The IT Thread - Your questions

What @GRamsay said, but it may not be one of the 5 dll’s in the folder with it, it could be some other dll that is not installed on the system - you certainly should just try registering those dll’s first.

… stuff moved on.

Is the name of the missing activex mentioned?

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I have logged on with administrator and got the same error for all 5.

I have no idea, it was probably installed around 2015.

No, the message box header is the program name (SupplierImport), and the message is exactly as I typed it.

A member of my team is now telling me they no longer support that program, but they don’t know what has replaced it, since we still need the functionality (extracting vendors from our ERP into the vendor’s application).

So they don’t need registering, so it’s a different activex that’s missing.
You need depends.exe to see what it needs I think, but that ended in 2006, GitHub - lucasg/Dependencies: A rewrite of the old legacy software "depends.exe" in C# for Windows devs to troubleshoot dll load dependencies issues. seems to offer a version… but erm yeah, downloading random shit from github on the word of some dude on the internet… You could copy the unknown software, and that onto some windows laptop you’re happy to trash, and then do it all disconnected from the internet…

That will tell you the activeX controls it depends on, and then you’ll hopefully be closer to find out what’s missing, and then you can find the missing one and install it.

It may well be something like the access or sql dll, so you could also just try installing every database redistributable you could find.

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Does anybody have any experience with applying parental controls to broadband use? My teenage step-son is not paying attention to the internet/streaming curfew we have for him during school time (10pm on school nights) and was still playing on his playstation at 2am last night. We are on Sky broadband, and it looks as though I can adjust the settings such that it prevents online gaming at certain times, but I suspect that he would just then revert to watching Youtube etc. I don’t really want to take the whole house offline overnight as that effects things like security cameras and automatic downloads, but will of it’s the only option.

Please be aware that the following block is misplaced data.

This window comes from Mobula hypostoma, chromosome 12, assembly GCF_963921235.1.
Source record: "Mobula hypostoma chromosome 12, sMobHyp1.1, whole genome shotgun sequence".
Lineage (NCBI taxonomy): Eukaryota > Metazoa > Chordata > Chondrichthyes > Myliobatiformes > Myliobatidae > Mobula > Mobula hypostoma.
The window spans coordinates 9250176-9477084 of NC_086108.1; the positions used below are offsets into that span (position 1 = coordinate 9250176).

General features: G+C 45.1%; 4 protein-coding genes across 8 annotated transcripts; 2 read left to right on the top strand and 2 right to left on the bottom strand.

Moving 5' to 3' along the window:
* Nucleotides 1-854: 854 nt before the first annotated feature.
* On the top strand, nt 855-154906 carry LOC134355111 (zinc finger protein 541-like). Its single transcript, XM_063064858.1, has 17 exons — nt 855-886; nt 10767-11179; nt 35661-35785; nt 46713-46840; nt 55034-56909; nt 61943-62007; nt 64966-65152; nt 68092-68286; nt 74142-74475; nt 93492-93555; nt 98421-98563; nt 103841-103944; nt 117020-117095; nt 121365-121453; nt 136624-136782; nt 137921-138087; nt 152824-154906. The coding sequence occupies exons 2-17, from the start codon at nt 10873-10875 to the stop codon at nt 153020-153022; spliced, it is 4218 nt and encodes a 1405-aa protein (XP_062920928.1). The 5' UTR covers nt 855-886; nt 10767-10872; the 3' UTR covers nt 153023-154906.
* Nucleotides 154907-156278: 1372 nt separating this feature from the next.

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Parental controls will either be on the router, or the ISP’s website. Look for a sticker with “admin” on the router which will be the router’s own website (only visible to connected devices) - in there, you can identify his device(s) and apply offline times to them. However, if he has his own mobile phone it’s only a matter of time before he finds out that he can use his phone as a hotspot, bypassing any such restrictions.


Ours had VPNs in use bypassing most of the security stuff virgin let me implement.

Went through all this for many years - amplified by covid. Tried many methods, discussions, tactics and every one either failed, got ignored, or was manipulated.
Particularly highlight was an agreement with him being “up by 10am” - oh how he laughed when he didnt go to bed and was indeed “up” by 10am. Despite going to bed by noon.

Good luck !


remember modern apple devices and indeed most others, will randomly change their identity all the time, so router blocks will be unlikely to persist for long.

I guess you’re thinking of Dynamic IP, but devices on a home router are usually identifiable by name - the name the owner gave the computer e.g. “Ian’s PC”

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Modern devices will not identify themselves as a name over wifi, unless you force them to, and in an iPhone for example, disabling it (in iOS it’s called Private Wi-Fi Address) means your connection now has a warning that your privacy is at risk. Using this makes it change the mac address of the wireless adapter regularly, and not send any name to identify itself.

Windows has it too, although I don’t believe it’s ever turned on by default, but it’s just the sort of thing a teenager would discover:

PS5 etc. I don’t believe can change mac’s, so that could be blocked… but that’s about it.

You can of course switch your internet to be specific mac addresses only, thus forcing someone to keep the same mac address (ie disable that feature), but that limits other stuff to - no visitors etc. And just means the “teenager” would need to change to the wifi mac address of another device which is allowed - e.g swap to the TV’s mac address or something when they want to go online.

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